I feel in a better position to write about things now, than I did do when I lived under the cloud of ‘anxiety’. I know its become a bit of a buzzword in blogging circles, some people openly eye-rolling or disregarding the experiences of someone who suffers with such a thing. But I think unless you’ve suffered through something as complex and as cold as anxiety, you won’t ever fully understand or empathise with those who suffer. I’m writing this post as a ‘hurrah!‘ to myself – as well as a more journalistic entry on the blog, looking back on how far I’ve come really does spur me on.
Since Zoella opened up about her own experiences with anxiety, others who perhaps didn’t think what they suffered with had a name – came forward. I’m one of those people. Through school, I preferred the company of online games where I didn’t need to interact face to face with people. There were many times at family gatherings or parties, where everyone would be downstairs and I’d be upstairs simply turning to my coping mechanism. Of course, back in 2005/6, anxiety wasn’t really a recognised thing – I was antisocial, rude, cold and a whole host of other boxes that people tried to fit me in. I was introverted, reclusive and very tied into my own little world – nobody understood how my mind worked so nobody really contested it. That meant my coping mechanisms were pretty much set in stone – my fight or flight was essentially, ‘no fight just alienating myself’.
I can cope with me. I never disagreed with me, I never thought me was wrong and me never made me go out of my comfort zone so I was happier being in the comfort of me and in control.
This continued for a good few years. In that time I’d had and walked away from a relationship, I was literally – on my own. That was when a message had popped up online from a charming gentleman, and I knew if I wanted to move forward then I’d have to start making myself uncomfortable in order to get there. I’d have to put myself in situations and learn from them, watch other people and pick up their social signals and almost mimic them to get by – fake it till you make it, right?
Fast forward to having purchased tickets to meet this gentleman, and having taken the train from Leeds to Manchester – I was seconds away from meeting him. I did it, you know. He’s currently sat on the other side of the room with his son. He’s a medal of me going against my anxiety, and I’m very proud of that. But something I did make sure I did, was put all my cards on the table about how I felt around people, what made me tick, what I felt like when I spiralled out of control. I was genuine, transparent and completely honest – not just to Mike, but to everyone after that. It was April 2011.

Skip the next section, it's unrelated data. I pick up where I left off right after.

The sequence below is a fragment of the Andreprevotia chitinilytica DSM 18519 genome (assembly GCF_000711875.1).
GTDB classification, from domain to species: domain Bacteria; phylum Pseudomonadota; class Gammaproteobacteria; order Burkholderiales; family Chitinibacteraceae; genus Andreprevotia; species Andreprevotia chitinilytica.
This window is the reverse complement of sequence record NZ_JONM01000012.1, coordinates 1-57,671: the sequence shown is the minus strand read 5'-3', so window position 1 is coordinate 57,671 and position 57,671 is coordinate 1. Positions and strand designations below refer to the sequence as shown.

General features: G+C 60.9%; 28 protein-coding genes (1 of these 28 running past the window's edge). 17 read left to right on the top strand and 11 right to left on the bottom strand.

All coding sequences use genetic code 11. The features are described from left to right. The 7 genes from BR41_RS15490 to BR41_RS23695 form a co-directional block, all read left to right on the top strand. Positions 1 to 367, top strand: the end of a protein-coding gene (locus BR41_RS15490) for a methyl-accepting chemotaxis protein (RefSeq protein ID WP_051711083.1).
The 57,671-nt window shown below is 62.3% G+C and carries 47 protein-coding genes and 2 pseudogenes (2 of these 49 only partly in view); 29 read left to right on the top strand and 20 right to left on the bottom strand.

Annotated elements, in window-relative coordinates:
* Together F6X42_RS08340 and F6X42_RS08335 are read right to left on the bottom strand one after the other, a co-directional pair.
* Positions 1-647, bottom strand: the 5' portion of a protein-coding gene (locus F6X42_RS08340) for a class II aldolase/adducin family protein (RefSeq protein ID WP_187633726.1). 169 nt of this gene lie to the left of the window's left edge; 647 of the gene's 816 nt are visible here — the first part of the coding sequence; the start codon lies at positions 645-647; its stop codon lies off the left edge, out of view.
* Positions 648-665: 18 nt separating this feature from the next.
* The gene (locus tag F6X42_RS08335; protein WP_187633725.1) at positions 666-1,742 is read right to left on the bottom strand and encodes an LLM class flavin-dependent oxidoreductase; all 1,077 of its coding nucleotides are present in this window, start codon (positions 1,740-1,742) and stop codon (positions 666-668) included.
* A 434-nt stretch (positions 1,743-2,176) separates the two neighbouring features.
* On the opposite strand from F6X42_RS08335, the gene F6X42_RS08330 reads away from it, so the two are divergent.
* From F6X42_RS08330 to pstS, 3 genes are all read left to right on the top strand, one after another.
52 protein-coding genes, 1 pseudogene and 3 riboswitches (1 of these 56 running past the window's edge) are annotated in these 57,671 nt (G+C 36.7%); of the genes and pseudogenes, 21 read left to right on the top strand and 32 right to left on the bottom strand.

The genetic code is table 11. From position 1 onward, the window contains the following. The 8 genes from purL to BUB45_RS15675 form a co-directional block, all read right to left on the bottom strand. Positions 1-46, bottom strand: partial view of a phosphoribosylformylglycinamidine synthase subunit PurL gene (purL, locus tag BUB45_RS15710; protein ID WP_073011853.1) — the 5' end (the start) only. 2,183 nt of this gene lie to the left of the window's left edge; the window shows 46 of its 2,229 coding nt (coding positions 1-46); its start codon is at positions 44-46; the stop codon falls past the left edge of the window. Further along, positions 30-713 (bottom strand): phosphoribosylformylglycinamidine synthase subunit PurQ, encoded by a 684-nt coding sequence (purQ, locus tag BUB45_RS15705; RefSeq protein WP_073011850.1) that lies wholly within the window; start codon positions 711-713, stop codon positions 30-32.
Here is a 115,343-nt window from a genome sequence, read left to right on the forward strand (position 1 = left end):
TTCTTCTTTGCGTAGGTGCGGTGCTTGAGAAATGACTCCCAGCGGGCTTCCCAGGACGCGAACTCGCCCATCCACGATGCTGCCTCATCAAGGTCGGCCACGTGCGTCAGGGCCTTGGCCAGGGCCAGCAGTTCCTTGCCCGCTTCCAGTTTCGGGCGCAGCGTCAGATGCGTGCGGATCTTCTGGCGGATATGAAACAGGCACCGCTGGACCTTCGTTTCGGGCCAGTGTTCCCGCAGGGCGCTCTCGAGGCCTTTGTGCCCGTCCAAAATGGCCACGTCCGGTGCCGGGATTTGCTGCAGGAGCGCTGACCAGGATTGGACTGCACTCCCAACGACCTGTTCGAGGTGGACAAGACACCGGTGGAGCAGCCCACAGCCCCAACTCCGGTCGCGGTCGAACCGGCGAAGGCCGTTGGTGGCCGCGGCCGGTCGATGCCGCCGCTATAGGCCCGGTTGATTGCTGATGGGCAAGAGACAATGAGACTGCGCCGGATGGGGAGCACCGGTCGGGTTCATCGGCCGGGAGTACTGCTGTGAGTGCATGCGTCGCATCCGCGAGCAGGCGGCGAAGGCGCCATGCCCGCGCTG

In December 2011, Zoella published the Panic Attacks.. post and something changed. It had a name. I wasn’t irrational. I wasn’t rude. I wasn’t a bad person. I was someone who was “Dealing with it”. I was able to go to my GP and really get across how I felt – how I had done for years. I’d touched on it once or twice, but had never pursued it because it sounded ridiculous – how can someone simply not like other people? But now, I wanted to lose those negative tags people had stuck me with.
Being able to do that was a huge turning point for me. Zoella, even though she’s four years my junior, helped me in ways I can’t ever thank her for – and countless other people besides. Her speaking out about something like anxiety really was a turning point for me. It had a name. Thank you for that, Zoe.
Here in 2016, I have wobbles. But, I’m not on my own. I have friends who can talk me around the dreaded pit – a huge fall where panic attacks and loneliness are abound. Friends who know that seeing the ‘received’ tab on a text message with no message back doesn’t mean I’m ignoring them – I’m waiting to formulate the response I want. I have family who tell me how proud they are that I got this far – that I’m no longer the one hunched over the PC until 5-6am. I have a job – when I’m at work, my anxiety doesn’t bother me. It plays second fiddle to me wanting to work, and me enjoying my job so I’m incredibly lucky that my brain has compartmentalised that side of my life – not everyone is as lucky.
One of the best things I’ve learned to do however, is when I meet people. I’m strong enough now to say “Hello, I’m Tilly. I have social anxiety and I’m bad with people – I’m dealing with it though, please be patient.”
Its okay to feel this way. I have more of a social circle, more friends than I ever have done and its because I have been incredibly honest about my anxiety. Its not something I’m ashamed of anymore.